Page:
Despite taking movie classes during their time in high school, Paul is not majoring in film.

“The main reason I’m pursuing writing instead of film is because it affords me more diverse opportunities going out of college. If I went into film, I would primarily be interested in the writing, so instead I’m pursuing a broader course of study that I can apply to whatever field I decide to enter,” Paul said. “Right now, I’d be more interested in writing stories in book form, but I really want to leave my options open.”

Robert Witkowski, Reading Enthusiast 

“I think it rings true that we have new experiences and our lives are enriched by reading,” Robert Witkowksi, AP Literature and Compositions student, said.

Although all students are required to take English Classes during their high school career, not all students find reading to be a task. “Back in elementary school, I really liked to read. I tried to read some challenging books. One of my favorite books that I ever read, called the Phantom Tollbooth, I read in elementary school. It was a really good book. I think I can accredit a lot of my vocabulary to my early reading,” Witkowski said.

While Witkowski’s interest in reading began in elementary school, it has not diminished. He continues to read for enjoyment.

“I really like Shakespeare. Macbeth is fantastic. I think that in works of Shakespeare, we connect with on a greater level because he was really good at applying human nature in his stories,” Witkowski said. “We see a lot of ourselves in his characters and I think that makes the connection so much stronger. The complex meanings are always applicable to our lives.”

Although some students may choose to not read the books, sometimes even the most devoted English students do not enjoy the books that they have to read. However, some of the books may be more useful and relatable for students than others.

“Siddharta was a very philosophical book that I think had a good set of themes just about self discovery and identity,” Witkowski said. “It was the first book we read this year in AP English and it was a good start.”

Mara Nasui, Music Enthusiast 

“When I was younger, even watching high school musical movies, got me really excited for [getting involved in theater]. Always wanting to be like Gabriella and Troy or wanting to be in musicals got me really into singing,” Mara Nasui, senior and President of Concert Choir, said.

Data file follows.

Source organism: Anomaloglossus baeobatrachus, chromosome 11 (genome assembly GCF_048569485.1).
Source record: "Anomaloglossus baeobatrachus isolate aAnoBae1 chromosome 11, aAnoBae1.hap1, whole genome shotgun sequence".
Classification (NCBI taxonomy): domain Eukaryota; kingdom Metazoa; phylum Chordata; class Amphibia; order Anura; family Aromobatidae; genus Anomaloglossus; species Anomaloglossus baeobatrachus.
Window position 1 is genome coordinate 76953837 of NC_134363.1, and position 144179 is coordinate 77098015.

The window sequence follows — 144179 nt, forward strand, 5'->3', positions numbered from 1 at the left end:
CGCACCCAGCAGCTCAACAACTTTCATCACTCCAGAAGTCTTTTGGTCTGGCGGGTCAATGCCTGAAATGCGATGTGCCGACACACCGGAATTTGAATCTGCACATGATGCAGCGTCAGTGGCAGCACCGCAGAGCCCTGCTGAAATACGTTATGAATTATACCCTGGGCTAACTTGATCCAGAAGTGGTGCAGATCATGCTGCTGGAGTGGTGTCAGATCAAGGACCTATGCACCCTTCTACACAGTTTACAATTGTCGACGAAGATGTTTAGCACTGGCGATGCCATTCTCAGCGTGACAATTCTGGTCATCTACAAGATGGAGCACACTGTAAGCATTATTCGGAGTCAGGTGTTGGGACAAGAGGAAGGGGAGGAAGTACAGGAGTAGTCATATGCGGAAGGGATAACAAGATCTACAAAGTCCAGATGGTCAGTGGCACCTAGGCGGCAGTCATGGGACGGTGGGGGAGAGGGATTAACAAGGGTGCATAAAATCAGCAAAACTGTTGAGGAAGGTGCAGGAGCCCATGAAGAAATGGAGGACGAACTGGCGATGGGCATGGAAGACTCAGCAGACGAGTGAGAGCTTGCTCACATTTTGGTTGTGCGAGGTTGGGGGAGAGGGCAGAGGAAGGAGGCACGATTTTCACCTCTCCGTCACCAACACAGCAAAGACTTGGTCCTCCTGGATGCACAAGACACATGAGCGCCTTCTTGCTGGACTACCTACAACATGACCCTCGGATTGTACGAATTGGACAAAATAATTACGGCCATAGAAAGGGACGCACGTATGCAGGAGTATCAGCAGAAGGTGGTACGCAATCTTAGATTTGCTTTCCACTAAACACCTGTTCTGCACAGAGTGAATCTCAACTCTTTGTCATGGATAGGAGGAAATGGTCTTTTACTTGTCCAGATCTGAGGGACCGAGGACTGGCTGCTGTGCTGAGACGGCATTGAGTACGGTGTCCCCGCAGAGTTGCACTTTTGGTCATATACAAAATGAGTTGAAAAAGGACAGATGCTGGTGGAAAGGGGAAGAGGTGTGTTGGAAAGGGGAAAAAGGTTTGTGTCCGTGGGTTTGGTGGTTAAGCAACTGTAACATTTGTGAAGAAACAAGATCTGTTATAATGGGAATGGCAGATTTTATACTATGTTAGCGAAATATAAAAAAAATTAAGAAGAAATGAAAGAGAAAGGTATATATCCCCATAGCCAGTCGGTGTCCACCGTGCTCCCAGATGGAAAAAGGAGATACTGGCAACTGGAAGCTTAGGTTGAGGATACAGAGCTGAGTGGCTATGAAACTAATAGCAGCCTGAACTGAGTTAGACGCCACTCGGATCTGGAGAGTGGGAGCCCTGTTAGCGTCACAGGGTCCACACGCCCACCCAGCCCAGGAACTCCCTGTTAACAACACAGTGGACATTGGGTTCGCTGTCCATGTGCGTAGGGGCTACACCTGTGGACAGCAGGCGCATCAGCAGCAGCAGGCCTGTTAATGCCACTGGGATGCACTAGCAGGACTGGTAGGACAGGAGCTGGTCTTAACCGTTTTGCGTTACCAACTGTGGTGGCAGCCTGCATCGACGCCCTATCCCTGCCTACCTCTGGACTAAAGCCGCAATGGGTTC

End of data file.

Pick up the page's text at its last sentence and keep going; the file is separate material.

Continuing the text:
Nasui joined Concert Choir to enhance her singing skills and developed a greater appreciation for singing before becoming a performer.

“I’ve never really been good at sports, so I kind of got into singing because everyone can do choir. There’s kind of this myth that you have to be good at singing to do choir but the reason people do choir is to get better at it,” Nasui said. “No one goes into it as an expert, it’s a normal class that you have to learn.”

According to Nasui, choir is commonly mistaken as a group for students who are good singers.

“You really feel like your work has paid off at the performances. We usually have really large crowds just because of the large amount of people in choir, so we have a large number of people to come support. Performing your favorite song at a concert, or something of that nature, is when you really enjoy it most. You feel really proud of  yourself and proud of your team,” Nasui said. “[It’s] the feeling of ‘our work has paid off,’ especially if everything went well. Seeing the audience’s reaction after performances and if the have positive attitudes about it is good feedback. It’s also easier to feel like the goals was accomplished in putting on a good show.”

Although there are many performances, each performance stands out for something different. The time between performances allows for improvement and growing as a performer, according to Nasui.

“Certain performances have taught me different things about myself,” Nasui said. “For example, our last concert choir performance last year was the most emotional performance I’ve ever been a part of. It showed me how truly passionate I was about choir and how hard it will be to leave it behind when I graduate, but also taught me how every moment counts and is worth cherishing since one day I won’t have it anymore.”